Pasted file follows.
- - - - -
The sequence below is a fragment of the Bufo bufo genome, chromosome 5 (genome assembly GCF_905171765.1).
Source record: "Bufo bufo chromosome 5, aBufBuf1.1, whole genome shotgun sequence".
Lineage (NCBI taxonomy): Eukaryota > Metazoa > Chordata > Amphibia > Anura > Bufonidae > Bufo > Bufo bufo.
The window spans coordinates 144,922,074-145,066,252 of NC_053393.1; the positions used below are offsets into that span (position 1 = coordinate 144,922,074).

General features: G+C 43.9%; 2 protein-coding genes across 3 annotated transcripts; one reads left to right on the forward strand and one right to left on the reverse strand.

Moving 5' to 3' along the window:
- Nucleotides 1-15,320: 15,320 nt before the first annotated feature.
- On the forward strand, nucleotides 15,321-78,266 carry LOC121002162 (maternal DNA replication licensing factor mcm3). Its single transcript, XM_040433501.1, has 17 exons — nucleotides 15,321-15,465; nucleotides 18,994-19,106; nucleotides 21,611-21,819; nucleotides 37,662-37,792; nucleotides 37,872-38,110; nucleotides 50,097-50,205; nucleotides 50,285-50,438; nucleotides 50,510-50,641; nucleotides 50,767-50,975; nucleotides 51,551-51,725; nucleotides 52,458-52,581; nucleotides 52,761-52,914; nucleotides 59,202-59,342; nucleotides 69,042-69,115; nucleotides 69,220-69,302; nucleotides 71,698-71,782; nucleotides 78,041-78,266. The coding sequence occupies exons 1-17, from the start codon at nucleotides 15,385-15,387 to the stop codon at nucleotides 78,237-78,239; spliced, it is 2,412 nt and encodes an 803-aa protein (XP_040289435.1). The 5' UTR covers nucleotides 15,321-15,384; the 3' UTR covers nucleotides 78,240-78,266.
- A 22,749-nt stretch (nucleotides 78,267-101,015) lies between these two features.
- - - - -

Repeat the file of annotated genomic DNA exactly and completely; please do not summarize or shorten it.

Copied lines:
The sequence below is a fragment of the Bufo bufo genome, chromosome 5 (genome assembly GCF_905171765.1).
Source record: "Bufo bufo chromosome 5, aBufBuf1.1, whole genome shotgun sequence".
Lineage (NCBI taxonomy): Eukaryota > Metazoa > Chordata > Amphibia > Anura > Bufonidae > Bufo > Bufo bufo.
The window spans coordinates 144,922,074-145,066,252 of NC_053393.1; the positions used below are offsets into that span (position 1 = coordinate 144,922,074).

General features: G+C 43.9%; 2 protein-coding genes across 3 annotated transcripts; one reads left to right on the forward strand and one right to left on the reverse strand.

Moving 5' to 3' along the window:
- Nucleotides 1-15,320: 15,320 nt before the first annotated feature.
- On the forward strand, nucleotides 15,321-78,266 carry LOC121002162 (maternal DNA replication licensing factor mcm3). Its single transcript, XM_040433501.1, has 17 exons — nucleotides 15,321-15,465; nucleotides 18,994-19,106; nucleotides 21,611-21,819; nucleotides 37,662-37,792; nucleotides 37,872-38,110; nucleotides 50,097-50,205; nucleotides 50,285-50,438; nucleotides 50,510-50,641; nucleotides 50,767-50,975; nucleotides 51,551-51,725; nucleotides 52,458-52,581; nucleotides 52,761-52,914; nucleotides 59,202-59,342; nucleotides 69,042-69,115; nucleotides 69,220-69,302; nucleotides 71,698-71,782; nucleotides 78,041-78,266. The coding sequence occupies exons 1-17, from the start codon at nucleotides 15,385-15,387 to the stop codon at nucleotides 78,237-78,239; spliced, it is 2,412 nt and encodes an 803-aa protein (XP_040289435.1). The 5' UTR covers nucleotides 15,321-15,384; the 3' UTR covers nucleotides 78,240-78,266.
- A 22,749-nt stretch (nucleotides 78,267-101,015) lies between these two features.